The Rapture Exposed: The Message of Hope in the Book of Revelation

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Topics: Spiritual Exploration & Practice. Ages: Adult. Resource Types: Books.

Review & Commentary

One thought on “The Rapture Exposed: The Message of Hope in the Book of Revelation

  1. Review

    During the 19 th century a new theology was conceived called “premillinarian dispensationalism.” John Nelson Darby, a British evangelical preacher, made a number of visits to the United States to promote what he called “dispensations,” that is, “intervals of time ordering God’s grand timetable for world events.”According to Darby, the Bible contains a schedule of events which will precede the end of history. The first event, coming before a millennium, will be the return of Jesus to ‘Rapture’ all true believers “out of the world into heaven.” Then, after seven years of global tribulation, Jesus will return a second time as a warrior to defeat the forces of evil at Armageddon and establish a reconstructed kingdom of Israel over which he will reign for a thousand years until the end of the world. Darby claimed that the foundation of the “dispensations” is Daniel 9:25-27, the Book of Revelation and other texts from the Hebrew and Christian Testaments.

    Although no specific passage in the Bible uses the word ‘Rapture,’ the popularization of the concept began with the Scofield Reference Bible, a version of the King James Bible published in 1909 which included headings and marginal notes highlighting Darby’s theology. Conferences and radio programs sponsored by The Moody Bible Institute and other Bible schools spread the message. In the 1970’s The Late Great Planet Earth by Hal Lindsey was a best seller. Between 1995 and 2004, a series of twelve Left Behind novels by Tim LaHaye and Jerry Jenkins, fictionalizing the ‘Rapture.’ have sold more than 60 million copies. John Hagee, Pastor of the 16,000 member Cornerstone Church in San Antonio and author of Doomsday: The Countdown Has Begun is a proponent of the ‘Rapture.’

    Barbara Rossing, who teaches New Testament at the Lutheran School of Theology in Chicago, calls the ‘Rapture’ phenomenon a “destructive racket.” She writes that her book is for those who are concerned about the “simplistic” misinterpretation of the Biblical script by the “whole prophecy industry of Tim Le Haye, Hal Lindsey and others.” It is her conviction that dispensationalism must be challenged today “both because of its false theology and also because of its growing influence on public policy.” To counter this distortion and manipulation of Christian faith, she provides an interpretation of the Book of Revelation which provides “a vision of hope for God’s healing of the world.”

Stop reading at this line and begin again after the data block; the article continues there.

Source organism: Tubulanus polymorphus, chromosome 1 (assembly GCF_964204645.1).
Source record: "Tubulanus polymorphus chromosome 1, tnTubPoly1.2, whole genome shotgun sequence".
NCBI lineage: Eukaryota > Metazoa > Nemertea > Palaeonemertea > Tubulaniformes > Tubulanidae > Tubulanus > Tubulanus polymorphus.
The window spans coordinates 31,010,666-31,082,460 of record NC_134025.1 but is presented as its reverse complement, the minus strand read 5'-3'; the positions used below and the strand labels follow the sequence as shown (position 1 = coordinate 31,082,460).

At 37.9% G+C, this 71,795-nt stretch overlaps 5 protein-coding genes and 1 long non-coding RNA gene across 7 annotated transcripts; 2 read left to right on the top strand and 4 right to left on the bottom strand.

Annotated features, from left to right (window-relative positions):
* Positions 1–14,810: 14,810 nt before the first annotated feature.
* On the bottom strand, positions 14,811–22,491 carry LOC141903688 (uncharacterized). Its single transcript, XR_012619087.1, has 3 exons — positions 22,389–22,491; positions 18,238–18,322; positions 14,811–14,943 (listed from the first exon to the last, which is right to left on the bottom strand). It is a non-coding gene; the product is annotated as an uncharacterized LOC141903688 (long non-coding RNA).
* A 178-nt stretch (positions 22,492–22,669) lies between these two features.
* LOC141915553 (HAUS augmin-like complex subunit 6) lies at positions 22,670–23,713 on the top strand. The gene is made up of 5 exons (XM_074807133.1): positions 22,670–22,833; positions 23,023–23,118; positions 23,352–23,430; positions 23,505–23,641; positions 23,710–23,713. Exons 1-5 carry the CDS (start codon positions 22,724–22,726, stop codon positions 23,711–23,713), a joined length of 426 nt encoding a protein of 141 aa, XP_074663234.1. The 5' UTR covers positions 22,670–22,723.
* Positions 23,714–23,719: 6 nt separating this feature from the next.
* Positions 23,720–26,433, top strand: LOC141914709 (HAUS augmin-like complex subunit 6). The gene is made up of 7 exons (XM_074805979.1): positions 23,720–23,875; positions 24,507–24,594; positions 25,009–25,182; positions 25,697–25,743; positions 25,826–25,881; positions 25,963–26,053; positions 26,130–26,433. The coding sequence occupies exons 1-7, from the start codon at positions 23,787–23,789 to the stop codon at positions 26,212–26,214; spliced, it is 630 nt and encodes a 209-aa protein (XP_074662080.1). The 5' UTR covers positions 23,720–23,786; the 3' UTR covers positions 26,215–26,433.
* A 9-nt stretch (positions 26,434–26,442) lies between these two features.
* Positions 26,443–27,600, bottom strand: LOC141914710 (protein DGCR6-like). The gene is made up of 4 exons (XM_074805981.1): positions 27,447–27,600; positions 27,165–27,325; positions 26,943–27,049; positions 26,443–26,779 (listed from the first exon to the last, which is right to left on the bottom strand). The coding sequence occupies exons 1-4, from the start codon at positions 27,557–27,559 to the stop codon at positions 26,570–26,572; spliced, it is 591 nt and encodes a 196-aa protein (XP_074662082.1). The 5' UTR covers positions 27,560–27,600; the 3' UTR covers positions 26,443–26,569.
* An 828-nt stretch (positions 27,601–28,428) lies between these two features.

The basic theological foundation of the ‘Rapture’ is Manicheism, a form of Gnosticism, considered a heresy by the early Church, which posits that the world is evil and that our goal is to escape it. The focus of the efforts of the ‘Rapture’ proponents is, therefore, to save individuals “out of this world.” The author writes, “The Rapture vision invites a selfish non-concern for the world. It turns salvation into a personal 401(k) plan that saves only yourself.” She charges that La Haye in his Left Behind novels also provides a “powerful platform” for influencing his readers “on a whole range of conservative political issues including anti-abortion, anti-homosexuality, anti-environmentalism, militarism, and Middle East policy, as well as opposition to the United Nations.”